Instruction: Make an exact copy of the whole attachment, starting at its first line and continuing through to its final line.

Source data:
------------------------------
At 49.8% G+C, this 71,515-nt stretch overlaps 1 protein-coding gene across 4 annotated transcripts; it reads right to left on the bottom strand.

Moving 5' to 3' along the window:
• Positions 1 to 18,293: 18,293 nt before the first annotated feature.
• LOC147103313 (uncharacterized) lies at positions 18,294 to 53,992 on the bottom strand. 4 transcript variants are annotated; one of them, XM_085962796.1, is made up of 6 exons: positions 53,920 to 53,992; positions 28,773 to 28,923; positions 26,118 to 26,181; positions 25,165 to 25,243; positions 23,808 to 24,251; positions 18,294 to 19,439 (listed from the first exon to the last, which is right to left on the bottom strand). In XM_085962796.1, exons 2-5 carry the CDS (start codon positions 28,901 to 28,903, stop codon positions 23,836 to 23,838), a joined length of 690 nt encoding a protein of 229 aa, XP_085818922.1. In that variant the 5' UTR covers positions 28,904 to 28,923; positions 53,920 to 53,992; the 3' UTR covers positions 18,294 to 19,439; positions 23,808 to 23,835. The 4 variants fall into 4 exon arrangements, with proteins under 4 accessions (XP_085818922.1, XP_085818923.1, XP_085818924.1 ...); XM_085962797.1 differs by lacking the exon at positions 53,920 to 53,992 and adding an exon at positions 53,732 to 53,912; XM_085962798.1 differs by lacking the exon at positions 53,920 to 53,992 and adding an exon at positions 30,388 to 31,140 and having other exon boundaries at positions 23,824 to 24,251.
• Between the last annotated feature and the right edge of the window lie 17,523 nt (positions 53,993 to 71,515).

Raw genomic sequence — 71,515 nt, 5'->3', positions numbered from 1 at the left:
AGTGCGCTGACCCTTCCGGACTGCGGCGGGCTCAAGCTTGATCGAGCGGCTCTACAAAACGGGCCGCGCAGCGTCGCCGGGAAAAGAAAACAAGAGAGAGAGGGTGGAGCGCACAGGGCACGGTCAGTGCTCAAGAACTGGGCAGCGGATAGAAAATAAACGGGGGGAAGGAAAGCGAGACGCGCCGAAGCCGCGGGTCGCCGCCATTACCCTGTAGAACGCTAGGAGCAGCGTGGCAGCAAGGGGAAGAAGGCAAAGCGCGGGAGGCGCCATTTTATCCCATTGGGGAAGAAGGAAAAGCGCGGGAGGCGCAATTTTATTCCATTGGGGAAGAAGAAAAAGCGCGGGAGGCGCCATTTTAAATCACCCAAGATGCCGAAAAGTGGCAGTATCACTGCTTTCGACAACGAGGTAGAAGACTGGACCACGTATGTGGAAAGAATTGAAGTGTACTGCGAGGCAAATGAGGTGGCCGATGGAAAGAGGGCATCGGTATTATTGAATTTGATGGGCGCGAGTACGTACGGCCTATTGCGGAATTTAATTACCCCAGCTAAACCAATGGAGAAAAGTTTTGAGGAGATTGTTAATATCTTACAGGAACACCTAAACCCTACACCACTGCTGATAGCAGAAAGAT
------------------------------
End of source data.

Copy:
At 49.8% G+C, this 71,515-nt stretch overlaps 1 protein-coding gene across 4 annotated transcripts; it reads right to left on the bottom strand.

Moving 5' to 3' along the window:
• Positions 1 to 18,293: 18,293 nt before the first annotated feature.
• LOC147103313 (uncharacterized) lies at positions 18,294 to 53,992 on the bottom strand. 4 transcript variants are annotated; one of them, XM_085962796.1, is made up of 6 exons: positions 53,920 to 53,992; positions 28,773 to 28,923; positions 26,118 to 26,181; positions 25,165 to 25,243; positions 23,808 to 24,251; positions 18,294 to 19,439 (listed from the first exon to the last, which is right to left on the bottom strand). In XM_085962796.1, exons 2-5 carry the CDS (start codon positions 28,901 to 28,903, stop codon positions 23,836 to 23,838), a joined length of 690 nt encoding a protein of 229 aa, XP_085818922.1. In that variant the 5' UTR covers positions 28,904 to 28,923; positions 53,920 to 53,992; the 3' UTR covers positions 18,294 to 19,439; positions 23,808 to 23,835. The 4 variants fall into 4 exon arrangements, with proteins under 4 accessions (XP_085818922.1, XP_085818923.1, XP_085818924.1 ...); XM_085962797.1 differs by lacking the exon at positions 53,920 to 53,992 and adding an exon at positions 53,732 to 53,912; XM_085962798.1 differs by lacking the exon at positions 53,920 to 53,992 and adding an exon at positions 30,388 to 31,140 and having other exon boundaries at positions 23,824 to 24,251.
• Between the last annotated feature and the right edge of the window lie 17,523 nt (positions 53,993 to 71,515).

Raw genomic sequence — 71,515 nt, 5'->3', positions numbered from 1 at the left:
AGTGCGCTGACCCTTCCGGACTGCGGCGGGCTCAAGCTTGATCGAGCGGCTCTACAAAACGGGCCGCGCAGCGTCGCCGGGAAAAGAAAACAAGAGAGAGAGGGTGGAGCGCACAGGGCACGGTCAGTGCTCAAGAACTGGGCAGCGGATAGAAAATAAACGGGGGGAAGGAAAGCGAGACGCGCCGAAGCCGCGGGTCGCCGCCATTACCCTGTAGAACGCTAGGAGCAGCGTGGCAGCAAGGGGAAGAAGGCAAAGCGCGGGAGGCGCCATTTTATCCCATTGGGGAAGAAGGAAAAGCGCGGGAGGCGCAATTTTATTCCATTGGGGAAGAAGAAAAAGCGCGGGAGGCGCCATTTTAAATCACCCAAGATGCCGAAAAGTGGCAGTATCACTGCTTTCGACAACGAGGTAGAAGACTGGACCACGTATGTGGAAAGAATTGAAGTGTACTGCGAGGCAAATGAGGTGGCCGATGGAAAGAGGGCATCGGTATTATTGAATTTGATGGGCGCGAGTACGTACGGCCTATTGCGGAATTTAATTACCCCAGCTAAACCAATGGAGAAAAGTTTTGAGGAGATTGTTAATATCTTACAGGAACACCTAAACCCTACACCACTGCTGATAGCAGAAAGAT